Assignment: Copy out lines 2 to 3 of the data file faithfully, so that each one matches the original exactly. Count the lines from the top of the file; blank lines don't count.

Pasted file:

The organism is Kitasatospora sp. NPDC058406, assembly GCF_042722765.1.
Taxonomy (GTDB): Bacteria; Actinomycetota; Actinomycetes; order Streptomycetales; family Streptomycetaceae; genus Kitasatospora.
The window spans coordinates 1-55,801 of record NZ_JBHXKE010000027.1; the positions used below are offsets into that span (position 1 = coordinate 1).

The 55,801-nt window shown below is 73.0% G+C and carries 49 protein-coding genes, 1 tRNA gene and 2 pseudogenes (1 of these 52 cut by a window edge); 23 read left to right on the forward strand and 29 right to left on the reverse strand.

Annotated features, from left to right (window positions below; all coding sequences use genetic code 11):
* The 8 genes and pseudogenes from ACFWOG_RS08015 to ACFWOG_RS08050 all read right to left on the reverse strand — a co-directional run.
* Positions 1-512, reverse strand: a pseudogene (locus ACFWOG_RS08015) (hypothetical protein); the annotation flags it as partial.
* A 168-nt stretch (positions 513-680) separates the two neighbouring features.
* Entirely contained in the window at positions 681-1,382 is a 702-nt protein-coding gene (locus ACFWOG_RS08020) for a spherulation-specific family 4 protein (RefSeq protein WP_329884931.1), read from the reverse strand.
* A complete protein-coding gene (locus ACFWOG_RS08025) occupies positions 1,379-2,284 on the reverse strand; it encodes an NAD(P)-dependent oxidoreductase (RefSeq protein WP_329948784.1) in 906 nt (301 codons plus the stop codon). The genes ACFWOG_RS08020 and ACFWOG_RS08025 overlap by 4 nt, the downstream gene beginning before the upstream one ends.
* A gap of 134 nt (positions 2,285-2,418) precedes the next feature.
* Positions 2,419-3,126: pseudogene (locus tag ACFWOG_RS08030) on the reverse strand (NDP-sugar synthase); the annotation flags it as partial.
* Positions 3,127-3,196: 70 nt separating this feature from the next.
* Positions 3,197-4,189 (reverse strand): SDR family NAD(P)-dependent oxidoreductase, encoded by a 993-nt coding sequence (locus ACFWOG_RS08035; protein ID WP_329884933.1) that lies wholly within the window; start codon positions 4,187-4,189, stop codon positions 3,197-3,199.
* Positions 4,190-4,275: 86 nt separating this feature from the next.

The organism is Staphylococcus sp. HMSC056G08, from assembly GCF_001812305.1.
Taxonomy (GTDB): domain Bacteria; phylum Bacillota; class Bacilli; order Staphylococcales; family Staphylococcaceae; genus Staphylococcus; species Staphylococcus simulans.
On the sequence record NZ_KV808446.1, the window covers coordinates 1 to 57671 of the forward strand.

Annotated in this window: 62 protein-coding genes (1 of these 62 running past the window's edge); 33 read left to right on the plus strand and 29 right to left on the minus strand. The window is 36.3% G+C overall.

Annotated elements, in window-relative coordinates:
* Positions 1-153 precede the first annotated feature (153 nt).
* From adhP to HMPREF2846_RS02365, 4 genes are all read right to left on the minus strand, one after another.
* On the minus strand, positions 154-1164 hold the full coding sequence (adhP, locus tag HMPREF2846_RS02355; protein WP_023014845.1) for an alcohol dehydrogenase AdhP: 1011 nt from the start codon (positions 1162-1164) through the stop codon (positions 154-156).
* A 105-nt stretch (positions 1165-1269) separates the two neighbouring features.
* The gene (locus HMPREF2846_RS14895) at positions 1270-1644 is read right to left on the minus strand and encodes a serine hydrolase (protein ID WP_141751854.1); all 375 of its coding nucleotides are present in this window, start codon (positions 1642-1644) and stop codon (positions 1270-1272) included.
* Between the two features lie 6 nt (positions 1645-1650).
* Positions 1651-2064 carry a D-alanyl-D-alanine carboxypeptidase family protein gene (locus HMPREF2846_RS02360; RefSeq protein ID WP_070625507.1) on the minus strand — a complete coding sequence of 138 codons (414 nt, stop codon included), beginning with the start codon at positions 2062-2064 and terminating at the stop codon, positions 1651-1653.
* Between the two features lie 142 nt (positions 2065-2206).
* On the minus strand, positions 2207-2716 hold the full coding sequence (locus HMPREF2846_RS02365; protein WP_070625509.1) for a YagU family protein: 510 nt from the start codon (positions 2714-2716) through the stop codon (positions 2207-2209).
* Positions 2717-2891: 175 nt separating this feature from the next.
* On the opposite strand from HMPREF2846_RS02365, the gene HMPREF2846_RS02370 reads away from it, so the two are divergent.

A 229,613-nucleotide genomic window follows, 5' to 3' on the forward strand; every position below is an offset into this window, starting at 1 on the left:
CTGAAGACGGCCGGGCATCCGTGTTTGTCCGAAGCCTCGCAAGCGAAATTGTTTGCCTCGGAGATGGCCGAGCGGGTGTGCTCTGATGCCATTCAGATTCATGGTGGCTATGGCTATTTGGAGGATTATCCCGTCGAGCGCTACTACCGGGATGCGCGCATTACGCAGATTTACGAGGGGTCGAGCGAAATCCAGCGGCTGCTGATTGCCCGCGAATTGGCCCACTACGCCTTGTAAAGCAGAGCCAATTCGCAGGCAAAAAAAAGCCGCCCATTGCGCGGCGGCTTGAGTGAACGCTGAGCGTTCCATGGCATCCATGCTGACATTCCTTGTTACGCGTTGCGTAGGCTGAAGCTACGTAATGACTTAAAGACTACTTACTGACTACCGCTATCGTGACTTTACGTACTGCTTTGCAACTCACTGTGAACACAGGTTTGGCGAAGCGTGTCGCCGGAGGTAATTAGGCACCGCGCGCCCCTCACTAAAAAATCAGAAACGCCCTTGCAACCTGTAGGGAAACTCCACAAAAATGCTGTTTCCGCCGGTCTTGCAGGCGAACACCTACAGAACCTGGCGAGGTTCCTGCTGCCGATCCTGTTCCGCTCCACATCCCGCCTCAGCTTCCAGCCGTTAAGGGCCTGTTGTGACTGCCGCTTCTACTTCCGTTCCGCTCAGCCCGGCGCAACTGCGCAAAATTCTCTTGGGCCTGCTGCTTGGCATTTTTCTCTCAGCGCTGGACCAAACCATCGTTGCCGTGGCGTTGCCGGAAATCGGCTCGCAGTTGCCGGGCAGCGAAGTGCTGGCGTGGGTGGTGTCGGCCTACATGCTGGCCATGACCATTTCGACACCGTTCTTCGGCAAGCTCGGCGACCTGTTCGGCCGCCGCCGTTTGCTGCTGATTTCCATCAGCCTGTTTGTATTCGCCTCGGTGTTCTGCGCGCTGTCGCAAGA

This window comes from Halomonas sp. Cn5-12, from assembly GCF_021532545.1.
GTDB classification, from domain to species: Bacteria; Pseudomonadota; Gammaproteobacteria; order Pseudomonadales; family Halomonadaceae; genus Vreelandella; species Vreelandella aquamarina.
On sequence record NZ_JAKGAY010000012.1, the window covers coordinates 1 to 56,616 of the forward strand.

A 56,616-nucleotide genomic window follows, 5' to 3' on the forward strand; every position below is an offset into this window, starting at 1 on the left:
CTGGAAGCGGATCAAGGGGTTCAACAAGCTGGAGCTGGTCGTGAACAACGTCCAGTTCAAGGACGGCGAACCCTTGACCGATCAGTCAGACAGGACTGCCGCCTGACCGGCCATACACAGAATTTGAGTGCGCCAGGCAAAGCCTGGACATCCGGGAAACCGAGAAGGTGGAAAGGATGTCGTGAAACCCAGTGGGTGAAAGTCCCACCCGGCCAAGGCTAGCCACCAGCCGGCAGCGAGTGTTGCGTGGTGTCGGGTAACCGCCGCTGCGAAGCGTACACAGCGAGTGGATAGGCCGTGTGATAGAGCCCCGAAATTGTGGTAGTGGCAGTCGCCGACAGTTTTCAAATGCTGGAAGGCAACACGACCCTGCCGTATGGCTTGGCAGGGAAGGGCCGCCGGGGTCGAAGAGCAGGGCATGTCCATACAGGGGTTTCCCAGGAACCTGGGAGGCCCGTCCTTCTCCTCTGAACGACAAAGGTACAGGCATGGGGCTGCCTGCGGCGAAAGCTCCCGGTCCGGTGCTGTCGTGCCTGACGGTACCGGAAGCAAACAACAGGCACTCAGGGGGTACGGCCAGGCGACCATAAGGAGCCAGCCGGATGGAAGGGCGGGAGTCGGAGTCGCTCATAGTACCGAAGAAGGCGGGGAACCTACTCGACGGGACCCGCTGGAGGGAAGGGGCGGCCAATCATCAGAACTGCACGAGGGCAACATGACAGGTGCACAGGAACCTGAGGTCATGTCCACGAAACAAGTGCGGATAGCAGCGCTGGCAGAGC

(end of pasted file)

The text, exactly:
Taxonomy (GTDB): Bacteria; Actinomycetota; Actinomycetes; order Streptomycetales; family Streptomycetaceae; genus Kitasatospora.
The window spans coordinates 1-55,801 of record NZ_JBHXKE010000027.1; the positions used below are offsets into that span (position 1 = coordinate 1).